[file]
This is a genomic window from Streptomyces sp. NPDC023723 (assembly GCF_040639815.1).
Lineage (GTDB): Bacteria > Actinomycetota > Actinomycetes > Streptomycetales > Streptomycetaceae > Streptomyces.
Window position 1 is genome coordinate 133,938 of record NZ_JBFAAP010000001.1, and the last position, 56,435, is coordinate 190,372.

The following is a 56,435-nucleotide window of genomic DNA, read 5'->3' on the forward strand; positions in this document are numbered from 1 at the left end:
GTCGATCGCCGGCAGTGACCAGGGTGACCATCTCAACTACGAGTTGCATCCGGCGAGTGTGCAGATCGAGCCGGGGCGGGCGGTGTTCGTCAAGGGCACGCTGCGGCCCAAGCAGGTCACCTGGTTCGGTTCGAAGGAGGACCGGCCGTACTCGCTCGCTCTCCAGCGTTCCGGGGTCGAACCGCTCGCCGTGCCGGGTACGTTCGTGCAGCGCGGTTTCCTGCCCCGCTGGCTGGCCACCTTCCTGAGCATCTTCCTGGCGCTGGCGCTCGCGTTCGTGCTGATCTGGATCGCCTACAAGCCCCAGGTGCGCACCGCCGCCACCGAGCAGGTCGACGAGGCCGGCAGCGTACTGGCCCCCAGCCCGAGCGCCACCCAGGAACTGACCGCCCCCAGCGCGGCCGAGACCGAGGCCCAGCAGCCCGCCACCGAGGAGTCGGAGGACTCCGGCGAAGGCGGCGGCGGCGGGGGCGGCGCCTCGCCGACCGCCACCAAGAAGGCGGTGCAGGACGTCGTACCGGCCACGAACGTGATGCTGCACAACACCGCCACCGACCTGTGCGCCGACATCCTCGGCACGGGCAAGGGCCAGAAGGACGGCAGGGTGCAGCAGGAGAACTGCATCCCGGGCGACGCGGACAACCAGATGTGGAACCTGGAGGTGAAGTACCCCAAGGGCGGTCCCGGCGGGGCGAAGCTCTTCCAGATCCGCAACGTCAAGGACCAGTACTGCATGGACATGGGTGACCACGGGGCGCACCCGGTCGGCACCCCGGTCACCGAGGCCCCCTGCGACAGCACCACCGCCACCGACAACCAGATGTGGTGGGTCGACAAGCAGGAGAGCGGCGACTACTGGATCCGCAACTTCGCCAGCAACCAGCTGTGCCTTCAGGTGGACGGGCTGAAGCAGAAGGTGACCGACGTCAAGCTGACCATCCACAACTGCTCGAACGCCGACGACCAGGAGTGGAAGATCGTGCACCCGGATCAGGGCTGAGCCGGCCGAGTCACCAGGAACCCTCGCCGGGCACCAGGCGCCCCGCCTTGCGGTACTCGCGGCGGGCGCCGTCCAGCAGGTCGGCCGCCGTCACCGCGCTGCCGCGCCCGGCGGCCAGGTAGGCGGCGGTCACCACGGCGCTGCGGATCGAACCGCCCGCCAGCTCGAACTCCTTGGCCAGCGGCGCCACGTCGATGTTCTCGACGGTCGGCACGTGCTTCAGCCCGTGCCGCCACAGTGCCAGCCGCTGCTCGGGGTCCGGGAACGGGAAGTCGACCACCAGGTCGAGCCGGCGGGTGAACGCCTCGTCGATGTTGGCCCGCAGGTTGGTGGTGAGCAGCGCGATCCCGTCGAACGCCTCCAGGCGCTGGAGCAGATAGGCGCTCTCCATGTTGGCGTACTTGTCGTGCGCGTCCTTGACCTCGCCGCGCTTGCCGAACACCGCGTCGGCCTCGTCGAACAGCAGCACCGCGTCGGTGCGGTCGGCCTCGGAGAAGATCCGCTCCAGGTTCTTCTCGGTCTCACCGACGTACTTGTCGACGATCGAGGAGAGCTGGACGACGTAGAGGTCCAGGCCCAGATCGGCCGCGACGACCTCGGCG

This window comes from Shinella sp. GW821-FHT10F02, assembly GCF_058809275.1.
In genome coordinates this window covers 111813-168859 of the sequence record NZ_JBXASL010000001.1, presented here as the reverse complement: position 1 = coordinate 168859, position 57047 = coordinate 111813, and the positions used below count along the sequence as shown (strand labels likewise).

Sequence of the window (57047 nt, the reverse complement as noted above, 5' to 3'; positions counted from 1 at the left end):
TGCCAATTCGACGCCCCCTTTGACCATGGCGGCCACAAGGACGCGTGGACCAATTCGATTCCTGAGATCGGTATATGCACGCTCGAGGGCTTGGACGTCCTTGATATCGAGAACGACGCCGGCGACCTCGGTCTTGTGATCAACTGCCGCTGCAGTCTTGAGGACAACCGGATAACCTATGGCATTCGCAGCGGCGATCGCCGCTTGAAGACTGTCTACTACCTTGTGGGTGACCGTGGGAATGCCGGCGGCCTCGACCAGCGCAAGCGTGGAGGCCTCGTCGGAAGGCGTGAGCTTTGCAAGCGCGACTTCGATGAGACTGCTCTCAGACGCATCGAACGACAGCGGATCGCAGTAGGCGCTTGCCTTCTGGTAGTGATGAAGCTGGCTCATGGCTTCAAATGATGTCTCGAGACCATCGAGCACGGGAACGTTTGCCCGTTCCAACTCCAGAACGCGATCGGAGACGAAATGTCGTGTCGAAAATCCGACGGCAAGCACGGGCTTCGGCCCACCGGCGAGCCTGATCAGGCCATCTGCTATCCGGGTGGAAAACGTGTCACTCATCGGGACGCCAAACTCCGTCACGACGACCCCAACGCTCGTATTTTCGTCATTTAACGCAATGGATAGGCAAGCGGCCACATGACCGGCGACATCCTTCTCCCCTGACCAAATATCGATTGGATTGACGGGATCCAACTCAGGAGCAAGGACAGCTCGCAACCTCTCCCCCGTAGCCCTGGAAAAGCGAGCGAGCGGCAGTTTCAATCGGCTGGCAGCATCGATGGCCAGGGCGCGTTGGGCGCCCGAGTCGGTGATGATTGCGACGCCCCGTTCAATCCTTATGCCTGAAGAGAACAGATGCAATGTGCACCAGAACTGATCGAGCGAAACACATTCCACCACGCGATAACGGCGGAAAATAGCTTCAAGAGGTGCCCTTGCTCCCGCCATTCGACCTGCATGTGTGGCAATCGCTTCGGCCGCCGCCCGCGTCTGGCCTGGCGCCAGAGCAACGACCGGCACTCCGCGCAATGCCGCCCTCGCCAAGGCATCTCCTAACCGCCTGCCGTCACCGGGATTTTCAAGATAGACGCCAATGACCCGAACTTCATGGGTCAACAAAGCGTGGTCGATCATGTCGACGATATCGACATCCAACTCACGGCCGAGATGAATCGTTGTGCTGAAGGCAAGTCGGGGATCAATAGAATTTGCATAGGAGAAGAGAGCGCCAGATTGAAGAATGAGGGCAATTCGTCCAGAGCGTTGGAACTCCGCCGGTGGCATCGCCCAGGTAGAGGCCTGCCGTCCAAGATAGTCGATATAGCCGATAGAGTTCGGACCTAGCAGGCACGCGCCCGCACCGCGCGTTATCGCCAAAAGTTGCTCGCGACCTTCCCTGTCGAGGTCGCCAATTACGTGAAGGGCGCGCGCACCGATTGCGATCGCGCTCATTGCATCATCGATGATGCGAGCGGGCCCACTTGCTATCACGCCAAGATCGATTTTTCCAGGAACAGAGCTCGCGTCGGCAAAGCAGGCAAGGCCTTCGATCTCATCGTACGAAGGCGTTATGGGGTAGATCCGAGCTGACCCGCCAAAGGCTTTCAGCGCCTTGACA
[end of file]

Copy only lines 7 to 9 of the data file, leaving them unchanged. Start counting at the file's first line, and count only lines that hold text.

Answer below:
In genome coordinates this window covers 111813-168859 of the sequence record NZ_JBXASL010000001.1, presented here as the reverse complement: position 1 = coordinate 168859, position 57047 = coordinate 111813, and the positions used below count along the sequence as shown (strand labels likewise).

Sequence of the window (57047 nt, the reverse complement as noted above, 5' to 3'; positions counted from 1 at the left end):
TGCCAATTCGACGCCCCCTTTGACCATGGCGGCCACAAGGACGCGTGGACCAATTCGATTCCTGAGATCGGTATATGCACGCTCGAGGGCTTGGACGTCCTTGATATCGAGAACGACGCCGGCGACCTCGGTCTTGTGATCAACTGCCGCTGCAGTCTTGAGGACAACCGGATAACCTATGGCATTCGCAGCGGCGATCGCCGCTTGAAGACTGTCTACTACCTTGTGGGTGACCGTGGGAATGCCGGCGGCCTCGACCAGCGCAAGCGTGGAGGCCTCGTCGGAAGGCGTGAGCTTTGCAAGCGCGACTTCGATGAGACTGCTCTCAGACGCATCGAACGACAGCGGATCGCAGTAGGCGCTTGCCTTCTGGTAGTGATGAAGCTGGCTCATGGCTTCAAATGATGTCTCGAGACCATCGAGCACGGGAACGTTTGCCCGTTCCAACTCCAGAACGCGATCGGAGACGAAATGTCGTGTCGAAAATCCGACGGCAAGCACGGGCTTCGGCCCACCGGCGAGCCTGATCAGGCCATCTGCTATCCGGGTGGAAAACGTGTCACTCATCGGGACGCCAAACTCCGTCACGACGACCCCAACGCTCGTATTTTCGTCATTTAACGCAATGGATAGGCAAGCGGCCACATGACCGGCGACATCCTTCTCCCCTGACCAAATATCGATTGGATTGACGGGATCCAACTCAGGAGCAAGGACAGCTCGCAACCTCTCCCCCGTAGCCCTGGAAAAGCGAGCGAGCGGCAGTTTCAATCGGCTGGCAGCATCGATGGCCAGGGCGCGTTGGGCGCCCGAGTCGGTGATGATTGCGACGCCCCGTTCAATCCTTATGCCTGAAGAGAACAGATGCAATGTGCACCAGAACTGATCGAGCGAAACACATTCCACCACGCGATAACGGCGGAAAATAGCTTCAAGAGGTGCCCTTGCTCCCGCCATTCGACCTGCATGTGTGGCAATCGCTTCGGCCGCCGCCCGCGTCTGGCCTGGCGCCAGAGCAACGACCGGCACTCCGCGCAATGCCGCCCTCGCCAAGGCATCTCCTAACCGCCTGCCGTCACCGGGATTTTCAAGATAGACGCCAATGACCCGAACTTCATGGGTCAACAAAGCGTGGTCGATCATGTCGACGATATCGACATCCAACTCACGGCCGAGATGAATCGTTGTGCTGAAGGCAAGTCGGGGATCAATAGAATTTGCATAGGAGAAGAGAGCGCCAGATTGAAGAATGAGGGCAATTCGTCCAGAGCGTTGGAACTCCGCCGGTGGCATCGCCCAGGTAGAGGCCTGCCGTCCAAGATAGTCGATATAGCCGATAGAGTTCGGACCTAGCAGGCACGCGCCCGCACCGCGCGTTATCGCCAAAAGTTGCTCGCGACCTTCCCTGTCGAGGTCGCCAATTACGTGAAGGGCGCGCGCACCGATTGCGATCGCGCTCATTGCATCATCGATGATGCGAGCGGGCCCACTTGCTATCACGCCAAGATCGATTTTTCCAGGAACAGAGCTCGCGTCGGCAAAGCAGGCAAGGCCTTCGATCTCATCGTACGAAGGCGTTATGGGGTAGATCCGAGCTGACCCGCCAAAGGCTTTCAGCGCCTTGACA